In August, ASQ CEO Paul Borawski penned his thoughts about companies providing training around quality, using data from the Global State of Quality survey to show that companies with centralized quality departments were more likely to provide quality training and that only 5% of surveyed organizations said they provide no quality training at all.
One of the key points he touched on was that the majority of organizations that do provide quality-related training only provided such training to those individuals who were “directly involved in the quality process.” I believe this to mean the direct quality-measuring/checking/improving/engineering/managing/auditing roles, when in truth every single person touching a process is thereby involved in the quality process.
Why do I say this?
Going back to what I’ve stated about my definition of quality:
I define quality as the rate by which customer expectations are met, where customer expectations are “what the customer wants, the quantity the customer wants, when the customer wants it, where the customer wants it, and in what condition the customer wants it.”
This definition encompasses more than mere audits or standards, measurements or checks. Quality isn’t centered around any particular function – however, every function is centered around quality.
Every process step, every touch, every change has an impact on meeting those customer expectations because they all consume time or resources and it is imperative that all process users maximize their results in meeting those customer expectations.
So if every process step contains elements of quality (who, what, when, where, how) then shouldn’t every individual involved in those process steps receive some degree of quality training?
(I hope you are nodding right now and/or saying “yes.”)
Now…what is quality training and why does it matter?
I think there is some ambiguity about the definition of training relative to learning – they are inherently different.
I see training as being direct, specific, tactical, and skill-driven. Training is limited in scope and is a direct connection among practice, knowledge, and results. Training brings the skills of users up to an even level and is an attempt at standardizing the application of those skills/best practices across users. It covers a lot of the who-what-when-where of achieving quality results.
Learning, however, is more strategic, subjective, ambiguous, and less limited in scope. Learning builds on the training skills (who-what-when-where) and asks why, how, and what if so that there is deeper understanding of why we’re doing what we do.
Quality training through classes, direct supervision and onboarding, and comparison of results achieved to results expected is a valuable and tactical approach to achieving quality. This training can also come through standardized work, demonstration, and practice. This type of quality training should be a bare minimum for all employees touching value-adding processes that have customer expectations tied to them. If employees are unaware of this fact, then it is the fault of management.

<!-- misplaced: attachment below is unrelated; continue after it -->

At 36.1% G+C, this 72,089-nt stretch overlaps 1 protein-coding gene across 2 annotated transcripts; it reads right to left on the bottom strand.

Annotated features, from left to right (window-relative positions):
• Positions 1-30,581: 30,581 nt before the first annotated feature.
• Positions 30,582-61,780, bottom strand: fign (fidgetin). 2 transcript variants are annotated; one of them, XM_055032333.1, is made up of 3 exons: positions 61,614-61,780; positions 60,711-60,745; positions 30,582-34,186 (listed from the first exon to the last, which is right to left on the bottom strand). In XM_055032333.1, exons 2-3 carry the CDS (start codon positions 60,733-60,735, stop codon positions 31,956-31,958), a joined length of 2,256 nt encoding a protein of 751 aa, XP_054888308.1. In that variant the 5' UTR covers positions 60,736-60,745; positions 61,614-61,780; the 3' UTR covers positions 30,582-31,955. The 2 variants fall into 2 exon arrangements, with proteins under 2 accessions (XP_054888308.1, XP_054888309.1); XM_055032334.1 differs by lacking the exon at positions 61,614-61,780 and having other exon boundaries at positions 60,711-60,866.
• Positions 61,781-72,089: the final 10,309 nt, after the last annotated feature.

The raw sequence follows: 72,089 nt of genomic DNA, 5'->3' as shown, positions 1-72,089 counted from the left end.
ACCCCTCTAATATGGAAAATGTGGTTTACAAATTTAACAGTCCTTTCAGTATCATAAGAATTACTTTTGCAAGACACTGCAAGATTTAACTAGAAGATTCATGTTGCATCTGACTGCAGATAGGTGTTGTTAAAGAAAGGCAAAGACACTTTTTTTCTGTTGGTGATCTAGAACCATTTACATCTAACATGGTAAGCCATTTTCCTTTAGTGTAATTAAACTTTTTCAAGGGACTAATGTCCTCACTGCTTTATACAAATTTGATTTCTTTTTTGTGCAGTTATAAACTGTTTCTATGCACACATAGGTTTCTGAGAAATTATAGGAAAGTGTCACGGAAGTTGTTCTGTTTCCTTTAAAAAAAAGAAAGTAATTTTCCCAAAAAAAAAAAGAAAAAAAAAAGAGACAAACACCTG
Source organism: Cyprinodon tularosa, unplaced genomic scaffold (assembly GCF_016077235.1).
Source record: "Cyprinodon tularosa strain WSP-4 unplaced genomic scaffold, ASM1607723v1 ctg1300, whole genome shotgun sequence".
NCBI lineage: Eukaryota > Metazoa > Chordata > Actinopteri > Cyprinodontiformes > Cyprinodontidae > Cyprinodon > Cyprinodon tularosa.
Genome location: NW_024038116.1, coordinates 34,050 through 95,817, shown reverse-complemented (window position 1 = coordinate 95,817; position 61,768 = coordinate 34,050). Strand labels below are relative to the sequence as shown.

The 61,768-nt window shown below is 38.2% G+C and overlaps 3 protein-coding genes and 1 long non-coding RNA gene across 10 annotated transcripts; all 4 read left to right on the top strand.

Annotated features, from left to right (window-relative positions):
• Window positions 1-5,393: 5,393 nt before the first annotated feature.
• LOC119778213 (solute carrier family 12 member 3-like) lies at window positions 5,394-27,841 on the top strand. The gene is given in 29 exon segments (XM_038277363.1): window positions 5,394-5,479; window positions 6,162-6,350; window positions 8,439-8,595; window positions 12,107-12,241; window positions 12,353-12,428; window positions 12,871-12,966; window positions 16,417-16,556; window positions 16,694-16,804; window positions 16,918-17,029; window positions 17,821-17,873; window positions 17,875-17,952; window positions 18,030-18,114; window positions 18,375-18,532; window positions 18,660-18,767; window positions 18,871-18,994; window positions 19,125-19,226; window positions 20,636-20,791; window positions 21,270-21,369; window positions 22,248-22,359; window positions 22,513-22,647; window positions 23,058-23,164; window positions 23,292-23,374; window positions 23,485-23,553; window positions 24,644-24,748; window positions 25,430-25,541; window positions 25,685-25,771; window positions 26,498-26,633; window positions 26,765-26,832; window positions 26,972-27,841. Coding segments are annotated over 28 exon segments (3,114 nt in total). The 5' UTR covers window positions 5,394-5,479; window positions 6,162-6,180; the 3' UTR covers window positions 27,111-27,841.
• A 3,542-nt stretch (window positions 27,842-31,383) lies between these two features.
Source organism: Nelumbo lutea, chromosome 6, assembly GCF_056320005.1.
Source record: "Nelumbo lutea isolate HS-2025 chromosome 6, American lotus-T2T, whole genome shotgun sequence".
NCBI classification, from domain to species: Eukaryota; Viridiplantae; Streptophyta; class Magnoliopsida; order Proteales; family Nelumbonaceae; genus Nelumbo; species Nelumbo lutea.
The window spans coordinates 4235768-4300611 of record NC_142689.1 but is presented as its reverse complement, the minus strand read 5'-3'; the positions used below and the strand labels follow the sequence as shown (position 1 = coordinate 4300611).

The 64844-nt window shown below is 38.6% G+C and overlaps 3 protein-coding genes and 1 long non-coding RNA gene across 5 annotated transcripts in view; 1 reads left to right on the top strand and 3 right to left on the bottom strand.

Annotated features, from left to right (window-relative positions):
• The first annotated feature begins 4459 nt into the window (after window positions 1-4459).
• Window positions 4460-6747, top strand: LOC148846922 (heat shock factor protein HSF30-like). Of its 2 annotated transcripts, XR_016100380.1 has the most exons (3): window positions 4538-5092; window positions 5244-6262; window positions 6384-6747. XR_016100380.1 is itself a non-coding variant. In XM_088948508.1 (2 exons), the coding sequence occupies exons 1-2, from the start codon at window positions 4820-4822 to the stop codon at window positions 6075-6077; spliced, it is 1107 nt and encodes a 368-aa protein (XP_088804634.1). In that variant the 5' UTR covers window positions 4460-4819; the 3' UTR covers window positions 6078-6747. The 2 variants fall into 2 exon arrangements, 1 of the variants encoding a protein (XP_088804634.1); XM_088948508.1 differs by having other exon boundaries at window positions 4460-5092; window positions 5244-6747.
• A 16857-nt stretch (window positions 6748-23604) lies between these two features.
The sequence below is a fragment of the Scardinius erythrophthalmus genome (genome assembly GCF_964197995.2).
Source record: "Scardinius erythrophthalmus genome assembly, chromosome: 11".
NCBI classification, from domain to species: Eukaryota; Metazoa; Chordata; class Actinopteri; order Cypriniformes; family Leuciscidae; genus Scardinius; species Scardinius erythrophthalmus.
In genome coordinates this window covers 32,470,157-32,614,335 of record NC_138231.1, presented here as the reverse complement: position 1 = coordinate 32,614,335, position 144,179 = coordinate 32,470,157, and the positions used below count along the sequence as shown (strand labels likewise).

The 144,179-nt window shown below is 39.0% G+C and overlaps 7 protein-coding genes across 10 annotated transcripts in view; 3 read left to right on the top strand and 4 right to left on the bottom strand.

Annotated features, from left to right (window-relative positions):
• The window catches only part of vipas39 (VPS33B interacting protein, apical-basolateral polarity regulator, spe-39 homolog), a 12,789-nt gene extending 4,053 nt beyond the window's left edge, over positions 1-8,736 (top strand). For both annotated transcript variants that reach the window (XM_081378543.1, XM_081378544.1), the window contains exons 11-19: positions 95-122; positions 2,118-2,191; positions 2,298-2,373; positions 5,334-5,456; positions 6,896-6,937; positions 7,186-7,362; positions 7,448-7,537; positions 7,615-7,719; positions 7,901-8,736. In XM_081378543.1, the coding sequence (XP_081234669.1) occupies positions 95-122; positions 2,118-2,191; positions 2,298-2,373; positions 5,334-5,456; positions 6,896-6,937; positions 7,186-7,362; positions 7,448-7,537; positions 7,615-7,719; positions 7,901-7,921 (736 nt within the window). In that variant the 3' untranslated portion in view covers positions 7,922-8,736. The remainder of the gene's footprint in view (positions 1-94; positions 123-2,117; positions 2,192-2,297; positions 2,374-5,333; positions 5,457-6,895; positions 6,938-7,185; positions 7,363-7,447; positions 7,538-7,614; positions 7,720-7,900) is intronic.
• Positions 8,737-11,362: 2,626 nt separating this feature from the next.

However, if companies genuinely want to create greater bonds and engagement with employees and collectively seek out even better results, they should emphasize learning and challenge their process users to ask why, what if, and how. Don’t let the answer to challenges be “this is the way we do it, period” – let the challenge question be “how can we do this better?”
One more point about quality training – some companies provide a suite of quality training programs to employees that may or may not be directly related to the processes they use. Just like it is unreasonable to attempt to train a dog to drive a bus, why would companies set goals around getting employees to engage in certain elements of quality training that aren’t going to quickly provide applicable results?
Lean Blitz Consulting provides different types of quality training, such as with Lean and Six Sigma concepts…but only where using those new skills will be appropriate. We are not prescriptive and do not put the cart before the horse – before we suggest any degree of quality training offering, we determine where the training gaps are between what skills and knowledge exist and what skills and knowledge are necessary to meet customer expectations. I’m not going to teach a class on poka-yoke to a group of individuals who either already know and apply poka-yoke daily, but I’m also not going to provide it to individuals who don’t even know what their customer expectations are in the processes they currently use.
I’m part of the ASQ Influential Voices program. While I receive an honorarium from ASQ for my commitment, the thoughts and opinions expressed on my blog are my own.